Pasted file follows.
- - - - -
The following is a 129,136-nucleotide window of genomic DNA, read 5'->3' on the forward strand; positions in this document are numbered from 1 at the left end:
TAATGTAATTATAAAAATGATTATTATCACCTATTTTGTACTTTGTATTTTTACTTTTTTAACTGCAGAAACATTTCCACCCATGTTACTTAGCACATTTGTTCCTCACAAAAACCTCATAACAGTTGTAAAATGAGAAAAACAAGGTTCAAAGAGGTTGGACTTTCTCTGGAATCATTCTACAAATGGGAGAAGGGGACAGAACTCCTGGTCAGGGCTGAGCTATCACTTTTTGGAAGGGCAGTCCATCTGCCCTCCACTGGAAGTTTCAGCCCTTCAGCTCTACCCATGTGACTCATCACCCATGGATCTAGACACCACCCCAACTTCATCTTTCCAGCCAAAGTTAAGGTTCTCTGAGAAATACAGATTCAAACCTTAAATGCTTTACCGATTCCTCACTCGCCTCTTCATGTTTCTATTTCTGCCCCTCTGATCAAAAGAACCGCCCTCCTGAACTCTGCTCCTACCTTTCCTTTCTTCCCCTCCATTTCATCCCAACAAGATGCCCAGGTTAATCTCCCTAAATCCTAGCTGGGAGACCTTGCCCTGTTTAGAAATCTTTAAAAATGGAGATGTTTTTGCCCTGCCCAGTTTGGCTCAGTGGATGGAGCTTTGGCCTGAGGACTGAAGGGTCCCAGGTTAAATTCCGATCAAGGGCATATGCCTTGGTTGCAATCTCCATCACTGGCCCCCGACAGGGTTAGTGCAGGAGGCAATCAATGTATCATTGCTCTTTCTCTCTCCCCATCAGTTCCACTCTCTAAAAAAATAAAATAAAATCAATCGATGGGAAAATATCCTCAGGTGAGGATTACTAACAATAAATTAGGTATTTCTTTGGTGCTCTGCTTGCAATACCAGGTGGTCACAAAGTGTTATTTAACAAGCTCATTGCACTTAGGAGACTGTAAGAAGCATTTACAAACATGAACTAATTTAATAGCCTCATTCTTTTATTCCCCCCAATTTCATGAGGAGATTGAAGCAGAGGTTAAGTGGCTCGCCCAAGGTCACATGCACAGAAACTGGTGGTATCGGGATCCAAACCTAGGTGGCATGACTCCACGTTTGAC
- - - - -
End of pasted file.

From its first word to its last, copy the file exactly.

The following is a 129,136-nucleotide window of genomic DNA, read 5'->3' on the forward strand; positions in this document are numbered from 1 at the left end:
TAATGTAATTATAAAAATGATTATTATCACCTATTTTGTACTTTGTATTTTTACTTTTTTAACTGCAGAAACATTTCCACCCATGTTACTTAGCACATTTGTTCCTCACAAAAACCTCATAACAGTTGTAAAATGAGAAAAACAAGGTTCAAAGAGGTTGGACTTTCTCTGGAATCATTCTACAAATGGGAGAAGGGGACAGAACTCCTGGTCAGGGCTGAGCTATCACTTTTTGGAAGGGCAGTCCATCTGCCCTCCACTGGAAGTTTCAGCCCTTCAGCTCTACCCATGTGACTCATCACCCATGGATCTAGACACCACCCCAACTTCATCTTTCCAGCCAAAGTTAAGGTTCTCTGAGAAATACAGATTCAAACCTTAAATGCTTTACCGATTCCTCACTCGCCTCTTCATGTTTCTATTTCTGCCCCTCTGATCAAAAGAACCGCCCTCCTGAACTCTGCTCCTACCTTTCCTTTCTTCCCCTCCATTTCATCCCAACAAGATGCCCAGGTTAATCTCCCTAAATCCTAGCTGGGAGACCTTGCCCTGTTTAGAAATCTTTAAAAATGGAGATGTTTTTGCCCTGCCCAGTTTGGCTCAGTGGATGGAGCTTTGGCCTGAGGACTGAAGGGTCCCAGGTTAAATTCCGATCAAGGGCATATGCCTTGGTTGCAATCTCCATCACTGGCCCCCGACAGGGTTAGTGCAGGAGGCAATCAATGTATCATTGCTCTTTCTCTCTCCCCATCAGTTCCACTCTCTAAAAAAATAAAATAAAATCAATCGATGGGAAAATATCCTCAGGTGAGGATTACTAACAATAAATTAGGTATTTCTTTGGTGCTCTGCTTGCAATACCAGGTGGTCACAAAGTGTTATTTAACAAGCTCATTGCACTTAGGAGACTGTAAGAAGCATTTACAAACATGAACTAATTTAATAGCCTCATTCTTTTATTCCCCCCAATTTCATGAGGAGATTGAAGCAGAGGTTAAGTGGCTCGCCCAAGGTCACATGCACAGAAACTGGTGGTATCGGGATCCAAACCTAGGTGGCATGACTCCACGTTTGAC